Call for Essays About Any Aspect of Popular Culture, Present or Past

 
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Monday, Feb 22, 2010

I confess that for years I was one of those readers that sometimes read through a comic book without paying as much attention to the artwork as I did to the writing. This was no doubt due to a combination of my laziness as a reader, and the sometimes formulaic approach some artists take to their work.


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Saturday, Feb 20, 2010

It’s a flashback to an Ennis moment from Way Back When. With Hellblazer #63, titled “Forty”, Ennis was approaching the 18-month mark on his scripting duties for the series that arguably established him in the popular imagination. By this time, his acclaimed collaboration with artist Steve Dillon was already well underway.


“Forty” was a just-kicking-back kind of standalone issue; hugely important to character development, but one that appeared between the major politics of two storyarcs. As to be expected from the title, this issue marks the fortieth birthday of John Constantine, the titular Hellblazer. And the issue tells the story of the rumpled, disheveled, curmudgeonly way in which Constantine accepts the surprise party hosted by his magickal compatriots (if not quite friends).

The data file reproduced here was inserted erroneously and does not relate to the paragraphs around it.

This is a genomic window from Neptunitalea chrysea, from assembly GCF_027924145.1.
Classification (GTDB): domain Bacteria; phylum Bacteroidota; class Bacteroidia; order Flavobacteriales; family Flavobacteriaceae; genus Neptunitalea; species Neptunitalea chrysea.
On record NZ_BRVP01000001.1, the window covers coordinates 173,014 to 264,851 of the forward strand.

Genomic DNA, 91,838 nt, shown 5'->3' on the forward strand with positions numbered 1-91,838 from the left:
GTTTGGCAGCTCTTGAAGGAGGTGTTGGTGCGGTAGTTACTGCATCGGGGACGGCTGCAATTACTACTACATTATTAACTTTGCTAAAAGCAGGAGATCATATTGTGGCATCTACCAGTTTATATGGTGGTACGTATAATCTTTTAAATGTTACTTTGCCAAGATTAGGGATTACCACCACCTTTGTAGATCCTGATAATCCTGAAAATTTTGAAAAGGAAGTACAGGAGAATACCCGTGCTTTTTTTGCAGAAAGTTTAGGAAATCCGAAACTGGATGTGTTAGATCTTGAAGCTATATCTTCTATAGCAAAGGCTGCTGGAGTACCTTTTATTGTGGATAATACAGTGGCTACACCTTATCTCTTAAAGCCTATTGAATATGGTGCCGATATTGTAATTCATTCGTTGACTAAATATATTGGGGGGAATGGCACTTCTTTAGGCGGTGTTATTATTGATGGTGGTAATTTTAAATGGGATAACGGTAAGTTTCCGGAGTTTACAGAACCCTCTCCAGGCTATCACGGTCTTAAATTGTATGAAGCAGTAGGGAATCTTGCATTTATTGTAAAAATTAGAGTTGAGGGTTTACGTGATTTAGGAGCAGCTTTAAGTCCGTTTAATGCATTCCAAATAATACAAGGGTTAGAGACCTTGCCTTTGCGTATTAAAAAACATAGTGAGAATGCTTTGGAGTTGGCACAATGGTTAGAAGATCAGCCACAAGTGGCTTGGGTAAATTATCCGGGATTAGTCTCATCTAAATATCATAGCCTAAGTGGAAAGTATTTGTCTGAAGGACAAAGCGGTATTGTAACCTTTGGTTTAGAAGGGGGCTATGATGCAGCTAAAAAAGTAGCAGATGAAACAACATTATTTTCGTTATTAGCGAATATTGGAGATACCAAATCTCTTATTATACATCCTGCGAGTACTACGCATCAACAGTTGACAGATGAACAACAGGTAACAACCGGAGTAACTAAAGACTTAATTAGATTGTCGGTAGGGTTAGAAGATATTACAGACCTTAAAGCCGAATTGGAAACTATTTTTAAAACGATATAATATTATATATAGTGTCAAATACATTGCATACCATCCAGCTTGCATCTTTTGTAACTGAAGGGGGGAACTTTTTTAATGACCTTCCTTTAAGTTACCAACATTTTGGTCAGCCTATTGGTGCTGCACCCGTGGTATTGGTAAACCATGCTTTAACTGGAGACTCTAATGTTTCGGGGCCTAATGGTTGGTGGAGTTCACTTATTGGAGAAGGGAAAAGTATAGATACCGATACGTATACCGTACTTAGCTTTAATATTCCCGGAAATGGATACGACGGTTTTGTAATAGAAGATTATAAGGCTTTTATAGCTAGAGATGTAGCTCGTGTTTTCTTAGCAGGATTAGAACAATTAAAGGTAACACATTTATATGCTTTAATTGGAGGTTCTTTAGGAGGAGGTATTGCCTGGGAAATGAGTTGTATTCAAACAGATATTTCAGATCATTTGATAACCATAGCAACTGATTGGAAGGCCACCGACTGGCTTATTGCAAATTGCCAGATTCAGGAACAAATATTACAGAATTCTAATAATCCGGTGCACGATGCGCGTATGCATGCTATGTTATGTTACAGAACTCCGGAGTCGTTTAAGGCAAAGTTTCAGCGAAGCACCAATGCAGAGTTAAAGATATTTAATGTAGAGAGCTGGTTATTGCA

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Thursday, Feb 18, 2010
Liquid City Volume One, edited by Sonny Liew

There is no place called Liquid City. None of the 28 stories in this anthology states that it’s set there. However, the preoccupation throughout the collection with the myriad ways we are products of our environment suggests that the titular setting does exist. As Geoffrey Rush says in Shakespeare in Love, ‘It’s a mystery’.


Liquid City could represent the idea of home as a mental construct (it’s a state of mind, man), rather than a specific place. The liquidity in its name suggests something formless and fluid, constantly changing. Think of other water-related terms and tropes: still waters run deep; water erodes; it displaces; you can’t step in the same river twice. All seem applicable to life in Liquid City.


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Wednesday, Feb 17, 2010

Like most of the comics I have been discussing, Prime #1 is no different, in that I was too young to remember the impact it had on the comic industry. I only remember the characters and stories themselves. Strangely, I do not remember how I came across Prime #1.


 


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Tuesday, Feb 16, 2010

As part of the ramp-up to writer Warren Ellis’ taking over writing duties of Astonishing X-Men from Joss Whedon in the summer of 2008, Marvel released a Sketchbook to promote the visualizations of new regular artist, Simone Bianchi.


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